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VOD Review: Rams

February 5, 2021

By John Corrado

★★½ (out of 4)

An Australian remake of director Grímur Hákonarson’s 2015 Icelandic film of the same name, which was a hit on the festival circuit, Rams follows two estranged brothers known for their prize-winning sheep.

Colin (Sam Neil) and Les (Michael Caton) live in separate houses on the same farm in Western Australia that was left to them by their father. They have barely spoken to each other in years, but are breeding separate flocks of sheep that are descended from the same prized bloodline, and compete against each other in a local competition to judge who has the best ram.

It’s mostly fun and games, until one of the prize rams is diagnosed with Ovine Johne’s Disease (OJD), an incredibly rare bacterial sickness. The Australian government steps in, ordering that not only their entire flock but also all of the sheep in the valley must be culled in order to stop this highly contagious disease from spreading. Colin and Les both become defiant in their own unique ways, as they try to circumvent government orders and protect their livelihoods.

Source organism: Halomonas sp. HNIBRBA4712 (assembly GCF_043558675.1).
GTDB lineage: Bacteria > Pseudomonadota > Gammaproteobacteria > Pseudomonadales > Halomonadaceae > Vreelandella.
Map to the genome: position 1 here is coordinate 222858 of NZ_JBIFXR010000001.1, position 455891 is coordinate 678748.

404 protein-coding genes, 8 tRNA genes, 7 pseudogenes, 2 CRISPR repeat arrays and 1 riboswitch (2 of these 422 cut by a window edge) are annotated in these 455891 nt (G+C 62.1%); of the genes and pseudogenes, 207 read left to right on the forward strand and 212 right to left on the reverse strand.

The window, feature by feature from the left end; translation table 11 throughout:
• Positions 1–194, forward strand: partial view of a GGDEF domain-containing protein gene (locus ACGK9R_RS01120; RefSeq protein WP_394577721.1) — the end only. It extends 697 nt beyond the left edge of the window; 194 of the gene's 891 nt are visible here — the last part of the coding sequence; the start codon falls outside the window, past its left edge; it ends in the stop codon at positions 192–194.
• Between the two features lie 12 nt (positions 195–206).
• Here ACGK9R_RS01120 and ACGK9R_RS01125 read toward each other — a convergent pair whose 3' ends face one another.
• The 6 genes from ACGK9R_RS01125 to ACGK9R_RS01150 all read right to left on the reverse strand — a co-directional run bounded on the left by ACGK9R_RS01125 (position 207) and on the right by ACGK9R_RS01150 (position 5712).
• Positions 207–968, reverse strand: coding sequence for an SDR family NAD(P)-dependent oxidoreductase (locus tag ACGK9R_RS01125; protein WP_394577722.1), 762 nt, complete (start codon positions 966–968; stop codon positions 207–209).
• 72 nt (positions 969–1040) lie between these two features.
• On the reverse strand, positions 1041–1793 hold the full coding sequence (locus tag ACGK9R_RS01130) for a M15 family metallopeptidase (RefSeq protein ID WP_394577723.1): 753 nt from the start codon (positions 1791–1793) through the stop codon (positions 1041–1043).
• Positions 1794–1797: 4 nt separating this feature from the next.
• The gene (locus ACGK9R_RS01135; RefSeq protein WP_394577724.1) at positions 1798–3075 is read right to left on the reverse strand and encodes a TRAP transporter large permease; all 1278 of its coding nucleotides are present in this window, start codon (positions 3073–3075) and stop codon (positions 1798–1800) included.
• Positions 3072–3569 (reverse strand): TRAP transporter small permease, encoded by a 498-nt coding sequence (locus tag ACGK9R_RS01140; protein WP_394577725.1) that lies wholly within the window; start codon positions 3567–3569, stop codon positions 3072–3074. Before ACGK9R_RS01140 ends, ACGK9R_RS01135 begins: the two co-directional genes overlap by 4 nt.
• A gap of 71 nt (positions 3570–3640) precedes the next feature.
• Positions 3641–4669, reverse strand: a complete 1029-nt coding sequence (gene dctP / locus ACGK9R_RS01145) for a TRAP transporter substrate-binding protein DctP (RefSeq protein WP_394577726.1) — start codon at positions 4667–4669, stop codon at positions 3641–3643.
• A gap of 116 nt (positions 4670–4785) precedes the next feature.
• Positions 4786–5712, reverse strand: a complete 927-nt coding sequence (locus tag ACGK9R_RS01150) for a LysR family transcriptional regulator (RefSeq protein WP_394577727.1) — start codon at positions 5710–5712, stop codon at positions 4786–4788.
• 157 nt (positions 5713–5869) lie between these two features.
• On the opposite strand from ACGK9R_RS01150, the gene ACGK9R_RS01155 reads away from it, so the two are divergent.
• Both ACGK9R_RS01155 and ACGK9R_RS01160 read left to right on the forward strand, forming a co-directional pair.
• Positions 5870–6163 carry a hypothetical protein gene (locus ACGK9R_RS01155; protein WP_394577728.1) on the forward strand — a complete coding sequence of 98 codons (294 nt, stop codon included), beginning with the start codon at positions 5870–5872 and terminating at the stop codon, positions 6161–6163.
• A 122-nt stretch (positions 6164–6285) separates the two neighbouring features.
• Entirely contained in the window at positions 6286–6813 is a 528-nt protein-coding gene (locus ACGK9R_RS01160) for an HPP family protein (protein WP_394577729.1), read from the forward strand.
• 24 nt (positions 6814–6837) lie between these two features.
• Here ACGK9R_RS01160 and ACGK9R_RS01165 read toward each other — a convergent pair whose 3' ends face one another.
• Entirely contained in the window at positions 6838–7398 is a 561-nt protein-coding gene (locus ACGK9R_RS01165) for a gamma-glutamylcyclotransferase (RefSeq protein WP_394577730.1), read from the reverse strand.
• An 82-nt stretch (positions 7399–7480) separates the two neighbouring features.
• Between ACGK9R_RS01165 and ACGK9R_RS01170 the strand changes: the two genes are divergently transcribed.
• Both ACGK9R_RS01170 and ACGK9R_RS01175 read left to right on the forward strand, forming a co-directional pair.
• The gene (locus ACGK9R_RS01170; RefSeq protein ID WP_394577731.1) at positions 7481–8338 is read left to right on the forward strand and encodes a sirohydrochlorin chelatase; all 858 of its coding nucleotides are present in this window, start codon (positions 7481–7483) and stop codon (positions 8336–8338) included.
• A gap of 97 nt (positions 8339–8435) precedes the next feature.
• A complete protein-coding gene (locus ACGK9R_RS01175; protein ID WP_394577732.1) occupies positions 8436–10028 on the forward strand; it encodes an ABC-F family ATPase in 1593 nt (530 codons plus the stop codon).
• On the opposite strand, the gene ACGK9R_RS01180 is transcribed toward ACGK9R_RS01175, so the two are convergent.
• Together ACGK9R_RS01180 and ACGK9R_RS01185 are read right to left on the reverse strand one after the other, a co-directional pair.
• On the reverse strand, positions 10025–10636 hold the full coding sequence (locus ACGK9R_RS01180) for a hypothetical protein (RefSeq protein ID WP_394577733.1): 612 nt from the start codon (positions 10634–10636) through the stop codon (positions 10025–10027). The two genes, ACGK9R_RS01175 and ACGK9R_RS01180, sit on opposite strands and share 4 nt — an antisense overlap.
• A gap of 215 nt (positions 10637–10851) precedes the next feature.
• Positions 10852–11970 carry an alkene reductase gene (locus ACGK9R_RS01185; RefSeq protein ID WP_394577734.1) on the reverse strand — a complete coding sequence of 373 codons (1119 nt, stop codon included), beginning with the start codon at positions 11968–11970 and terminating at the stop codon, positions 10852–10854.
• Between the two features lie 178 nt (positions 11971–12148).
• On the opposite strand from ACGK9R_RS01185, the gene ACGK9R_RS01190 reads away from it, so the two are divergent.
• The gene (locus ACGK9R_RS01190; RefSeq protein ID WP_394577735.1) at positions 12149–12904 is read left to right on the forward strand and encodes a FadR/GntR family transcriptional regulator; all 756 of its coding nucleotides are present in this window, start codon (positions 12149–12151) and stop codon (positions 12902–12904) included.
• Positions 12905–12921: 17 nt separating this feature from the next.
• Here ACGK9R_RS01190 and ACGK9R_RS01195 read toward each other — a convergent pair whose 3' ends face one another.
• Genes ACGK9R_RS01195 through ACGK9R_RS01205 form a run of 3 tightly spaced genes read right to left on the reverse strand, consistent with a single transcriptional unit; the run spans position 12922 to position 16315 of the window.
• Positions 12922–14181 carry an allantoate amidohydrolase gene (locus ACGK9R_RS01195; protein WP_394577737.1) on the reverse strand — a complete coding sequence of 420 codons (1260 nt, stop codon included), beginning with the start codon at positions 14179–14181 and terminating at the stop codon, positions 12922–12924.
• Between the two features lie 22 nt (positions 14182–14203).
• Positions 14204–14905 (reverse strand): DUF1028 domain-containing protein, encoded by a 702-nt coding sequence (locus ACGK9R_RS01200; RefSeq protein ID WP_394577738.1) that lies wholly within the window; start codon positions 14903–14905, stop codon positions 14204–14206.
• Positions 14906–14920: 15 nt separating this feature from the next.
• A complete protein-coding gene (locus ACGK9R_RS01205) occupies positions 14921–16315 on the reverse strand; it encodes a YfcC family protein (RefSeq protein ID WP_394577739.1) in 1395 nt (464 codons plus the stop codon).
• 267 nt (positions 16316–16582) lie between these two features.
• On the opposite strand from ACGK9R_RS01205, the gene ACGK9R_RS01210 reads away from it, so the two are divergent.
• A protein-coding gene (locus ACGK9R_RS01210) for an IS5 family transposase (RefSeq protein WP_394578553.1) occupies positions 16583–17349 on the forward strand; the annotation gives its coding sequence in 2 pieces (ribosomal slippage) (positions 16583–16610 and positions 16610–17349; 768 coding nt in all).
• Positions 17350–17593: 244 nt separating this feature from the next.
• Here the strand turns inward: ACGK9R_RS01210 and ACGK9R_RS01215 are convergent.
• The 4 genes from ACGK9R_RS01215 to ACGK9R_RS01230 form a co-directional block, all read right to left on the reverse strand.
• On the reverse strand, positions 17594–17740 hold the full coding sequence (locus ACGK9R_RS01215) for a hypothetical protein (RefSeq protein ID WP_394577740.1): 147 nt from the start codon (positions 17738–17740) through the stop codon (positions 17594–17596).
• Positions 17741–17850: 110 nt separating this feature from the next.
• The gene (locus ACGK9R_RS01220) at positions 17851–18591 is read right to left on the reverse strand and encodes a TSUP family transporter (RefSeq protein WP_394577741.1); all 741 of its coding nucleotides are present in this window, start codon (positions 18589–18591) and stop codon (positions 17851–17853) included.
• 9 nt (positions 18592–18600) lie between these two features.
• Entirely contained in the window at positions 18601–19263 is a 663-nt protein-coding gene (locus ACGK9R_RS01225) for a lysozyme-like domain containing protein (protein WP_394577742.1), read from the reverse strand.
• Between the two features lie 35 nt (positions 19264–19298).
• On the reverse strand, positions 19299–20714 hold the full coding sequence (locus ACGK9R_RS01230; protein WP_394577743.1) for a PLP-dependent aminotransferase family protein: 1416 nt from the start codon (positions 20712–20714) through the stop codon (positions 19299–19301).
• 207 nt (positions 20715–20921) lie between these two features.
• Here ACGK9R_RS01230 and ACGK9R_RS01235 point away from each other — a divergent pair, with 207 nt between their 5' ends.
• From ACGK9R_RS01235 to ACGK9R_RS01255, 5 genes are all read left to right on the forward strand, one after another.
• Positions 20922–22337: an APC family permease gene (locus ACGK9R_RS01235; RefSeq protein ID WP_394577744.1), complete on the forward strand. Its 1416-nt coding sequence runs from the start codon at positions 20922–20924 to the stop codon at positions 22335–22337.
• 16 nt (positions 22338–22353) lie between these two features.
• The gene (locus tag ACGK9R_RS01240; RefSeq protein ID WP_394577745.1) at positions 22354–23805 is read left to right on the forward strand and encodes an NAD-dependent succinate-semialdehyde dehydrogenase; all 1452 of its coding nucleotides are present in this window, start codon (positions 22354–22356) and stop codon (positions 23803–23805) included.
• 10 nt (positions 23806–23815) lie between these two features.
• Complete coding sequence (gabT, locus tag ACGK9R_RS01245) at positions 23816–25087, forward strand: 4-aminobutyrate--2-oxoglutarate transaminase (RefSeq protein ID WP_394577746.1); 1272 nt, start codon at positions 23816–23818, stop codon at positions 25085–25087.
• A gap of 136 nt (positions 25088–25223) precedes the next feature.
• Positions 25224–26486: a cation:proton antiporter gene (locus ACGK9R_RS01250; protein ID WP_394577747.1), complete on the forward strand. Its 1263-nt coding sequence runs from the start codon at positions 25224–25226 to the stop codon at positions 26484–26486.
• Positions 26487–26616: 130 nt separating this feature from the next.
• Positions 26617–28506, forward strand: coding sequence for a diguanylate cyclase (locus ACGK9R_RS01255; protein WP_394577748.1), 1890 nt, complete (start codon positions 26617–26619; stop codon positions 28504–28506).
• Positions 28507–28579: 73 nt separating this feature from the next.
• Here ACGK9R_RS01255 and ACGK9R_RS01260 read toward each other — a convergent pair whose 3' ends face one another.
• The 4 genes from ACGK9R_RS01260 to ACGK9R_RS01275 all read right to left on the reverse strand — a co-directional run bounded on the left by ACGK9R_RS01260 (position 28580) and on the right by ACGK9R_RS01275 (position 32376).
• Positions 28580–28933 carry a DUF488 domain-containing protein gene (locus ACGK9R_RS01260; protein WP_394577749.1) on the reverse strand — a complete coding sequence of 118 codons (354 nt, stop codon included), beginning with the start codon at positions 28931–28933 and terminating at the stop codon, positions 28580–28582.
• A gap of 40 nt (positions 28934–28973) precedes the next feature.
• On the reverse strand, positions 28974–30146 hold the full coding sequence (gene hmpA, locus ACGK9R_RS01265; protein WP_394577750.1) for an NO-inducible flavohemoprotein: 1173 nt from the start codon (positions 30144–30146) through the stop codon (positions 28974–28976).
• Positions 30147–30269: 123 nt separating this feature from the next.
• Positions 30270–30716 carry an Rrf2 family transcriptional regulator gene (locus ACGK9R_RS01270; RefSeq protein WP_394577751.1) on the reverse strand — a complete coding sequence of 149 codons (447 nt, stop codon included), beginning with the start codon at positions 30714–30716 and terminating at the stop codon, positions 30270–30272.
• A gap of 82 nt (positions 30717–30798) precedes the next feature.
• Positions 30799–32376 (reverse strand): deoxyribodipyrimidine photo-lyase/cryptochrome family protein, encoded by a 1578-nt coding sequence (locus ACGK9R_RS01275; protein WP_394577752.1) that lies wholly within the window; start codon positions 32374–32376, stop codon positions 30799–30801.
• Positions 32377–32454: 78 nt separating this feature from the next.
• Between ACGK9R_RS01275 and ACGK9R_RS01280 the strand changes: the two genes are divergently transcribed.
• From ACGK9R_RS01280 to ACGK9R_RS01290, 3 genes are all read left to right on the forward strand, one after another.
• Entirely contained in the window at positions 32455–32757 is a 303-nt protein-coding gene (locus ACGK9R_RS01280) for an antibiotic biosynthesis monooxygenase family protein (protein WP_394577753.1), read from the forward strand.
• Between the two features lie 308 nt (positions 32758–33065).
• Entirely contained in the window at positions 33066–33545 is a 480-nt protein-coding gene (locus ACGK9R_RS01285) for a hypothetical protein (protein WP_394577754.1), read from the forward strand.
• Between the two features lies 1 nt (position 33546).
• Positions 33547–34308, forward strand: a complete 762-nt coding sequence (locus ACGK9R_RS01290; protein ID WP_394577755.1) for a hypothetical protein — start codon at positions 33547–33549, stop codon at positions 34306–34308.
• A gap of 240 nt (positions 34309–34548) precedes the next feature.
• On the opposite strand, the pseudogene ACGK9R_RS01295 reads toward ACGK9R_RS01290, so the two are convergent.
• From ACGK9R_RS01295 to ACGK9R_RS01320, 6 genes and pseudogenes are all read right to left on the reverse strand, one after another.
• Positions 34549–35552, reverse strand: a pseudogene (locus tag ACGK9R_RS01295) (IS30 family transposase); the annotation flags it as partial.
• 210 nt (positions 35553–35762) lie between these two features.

This new version of the story is directed by Jeremy Sims, who previously made the solid drama Last Cab to Darwin, which Michael Caton incidentally also starred in. Sims and screenwriter Jules Duncan inject some broad humour into the proceedings, and Rams struggles to find the right tone at times, starting off as more of a quirky, lighthearted comedy before turning quite dark. It’s a tonal switch that I think could have been handled better.

The film’s main villainous figure, a buffoonish, rule-bound bureaucrat from the Agriculture Department (Leon Ford), is also presented in a comical way, and this characterization didn’t quite mesh for me. The film also feels a bit long at two hours. With that said, I haven’t seen the original Icelandic film, so I can’t say how this one compares to it. I imagine the plots are mostly the same, though Sims and Duncan do give their version a unique Australian identity. This includes a subplot involving ongoing wildfires, with Colin and Les serving on the volunteer fire department.

The film also works in a possible romantic subplot between Colin and local veterinarian Kat (Miranda Richardson). There are some more nicely handled character moments along the way, and it’s carried by a pair of good performances from Neil and Caton. Neil does a fine job portraying a gruff farmer, and Caton is especially good in the role of his falling apart, alcoholic brother. While the balance between comedy and drama isn’t quite as smooth as it could have been, Rams is ultimately pretty good, that is at its best when offering low-key observations on the farming life.

Rams is now available to watch on Digital and VOD platforms. It’s being distributed in Canada by Vortex Media.

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